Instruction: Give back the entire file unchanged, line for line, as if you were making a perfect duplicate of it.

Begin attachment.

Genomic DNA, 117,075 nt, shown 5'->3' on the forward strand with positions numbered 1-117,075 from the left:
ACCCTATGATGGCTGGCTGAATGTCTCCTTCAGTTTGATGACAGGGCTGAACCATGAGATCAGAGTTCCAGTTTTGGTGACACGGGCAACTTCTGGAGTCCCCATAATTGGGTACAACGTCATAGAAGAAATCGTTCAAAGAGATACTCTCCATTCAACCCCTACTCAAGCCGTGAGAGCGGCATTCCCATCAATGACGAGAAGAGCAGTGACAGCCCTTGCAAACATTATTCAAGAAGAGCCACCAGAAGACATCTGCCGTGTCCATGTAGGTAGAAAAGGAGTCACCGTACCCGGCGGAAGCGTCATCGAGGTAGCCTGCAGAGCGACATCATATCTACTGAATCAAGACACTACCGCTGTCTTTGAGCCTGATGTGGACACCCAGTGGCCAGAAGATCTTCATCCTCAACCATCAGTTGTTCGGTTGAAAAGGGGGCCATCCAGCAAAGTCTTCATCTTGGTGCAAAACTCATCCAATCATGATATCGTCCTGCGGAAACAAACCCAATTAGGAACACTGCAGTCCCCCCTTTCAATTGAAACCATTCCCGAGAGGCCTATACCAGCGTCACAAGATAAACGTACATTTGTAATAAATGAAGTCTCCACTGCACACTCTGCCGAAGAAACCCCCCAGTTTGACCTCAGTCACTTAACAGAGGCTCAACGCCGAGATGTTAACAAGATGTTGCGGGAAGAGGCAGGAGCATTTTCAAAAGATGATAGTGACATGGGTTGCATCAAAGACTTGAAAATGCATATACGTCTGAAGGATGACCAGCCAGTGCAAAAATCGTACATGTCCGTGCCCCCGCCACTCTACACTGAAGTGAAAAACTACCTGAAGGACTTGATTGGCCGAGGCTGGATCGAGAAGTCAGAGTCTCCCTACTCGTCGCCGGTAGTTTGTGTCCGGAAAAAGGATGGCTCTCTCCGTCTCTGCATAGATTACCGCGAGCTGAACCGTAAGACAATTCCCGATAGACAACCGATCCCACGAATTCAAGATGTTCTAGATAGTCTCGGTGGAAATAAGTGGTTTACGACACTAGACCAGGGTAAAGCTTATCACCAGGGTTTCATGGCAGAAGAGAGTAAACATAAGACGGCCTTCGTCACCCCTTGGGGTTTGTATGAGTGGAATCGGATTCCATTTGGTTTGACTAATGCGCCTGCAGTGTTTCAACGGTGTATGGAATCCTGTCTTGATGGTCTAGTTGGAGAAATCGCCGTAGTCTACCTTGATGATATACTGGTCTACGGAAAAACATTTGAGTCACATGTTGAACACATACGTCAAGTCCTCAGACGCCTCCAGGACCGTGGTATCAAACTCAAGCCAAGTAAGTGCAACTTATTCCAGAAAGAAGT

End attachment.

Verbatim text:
Genomic DNA, 117,075 nt, shown 5'->3' on the forward strand with positions numbered 1-117,075 from the left:
ACCCTATGATGGCTGGCTGAATGTCTCCTTCAGTTTGATGACAGGGCTGAACCATGAGATCAGAGTTCCAGTTTTGGTGACACGGGCAACTTCTGGAGTCCCCATAATTGGGTACAACGTCATAGAAGAAATCGTTCAAAGAGATACTCTCCATTCAACCCCTACTCAAGCCGTGAGAGCGGCATTCCCATCAATGACGAGAAGAGCAGTGACAGCCCTTGCAAACATTATTCAAGAAGAGCCACCAGAAGACATCTGCCGTGTCCATGTAGGTAGAAAAGGAGTCACCGTACCCGGCGGAAGCGTCATCGAGGTAGCCTGCAGAGCGACATCATATCTACTGAATCAAGACACTACCGCTGTCTTTGAGCCTGATGTGGACACCCAGTGGCCAGAAGATCTTCATCCTCAACCATCAGTTGTTCGGTTGAAAAGGGGGCCATCCAGCAAAGTCTTCATCTTGGTGCAAAACTCATCCAATCATGATATCGTCCTGCGGAAACAAACCCAATTAGGAACACTGCAGTCCCCCCTTTCAATTGAAACCATTCCCGAGAGGCCTATACCAGCGTCACAAGATAAACGTACATTTGTAATAAATGAAGTCTCCACTGCACACTCTGCCGAAGAAACCCCCCAGTTTGACCTCAGTCACTTAACAGAGGCTCAACGCCGAGATGTTAACAAGATGTTGCGGGAAGAGGCAGGAGCATTTTCAAAAGATGATAGTGACATGGGTTGCATCAAAGACTTGAAAATGCATATACGTCTGAAGGATGACCAGCCAGTGCAAAAATCGTACATGTCCGTGCCCCCGCCACTCTACACTGAAGTGAAAAACTACCTGAAGGACTTGATTGGCCGAGGCTGGATCGAGAAGTCAGAGTCTCCCTACTCGTCGCCGGTAGTTTGTGTCCGGAAAAAGGATGGCTCTCTCCGTCTCTGCATAGATTACCGCGAGCTGAACCGTAAGACAATTCCCGATAGACAACCGATCCCACGAATTCAAGATGTTCTAGATAGTCTCGGTGGAAATAAGTGGTTTACGACACTAGACCAGGGTAAAGCTTATCACCAGGGTTTCATGGCAGAAGAGAGTAAACATAAGACGGCCTTCGTCACCCCTTGGGGTTTGTATGAGTGGAATCGGATTCCATTTGGTTTGACTAATGCGCCTGCAGTGTTTCAACGGTGTATGGAATCCTGTCTTGATGGTCTAGTTGGAGAAATCGCCGTAGTCTACCTTGATGATATACTGGTCTACGGAAAAACATTTGAGTCACATGTTGAACACATACGTCAAGTCCTCAGACGCCTCCAGGACCGTGGTATCAAACTCAAGCCAAGTAAGTGCAACTTATTCCAGAAAGAAGT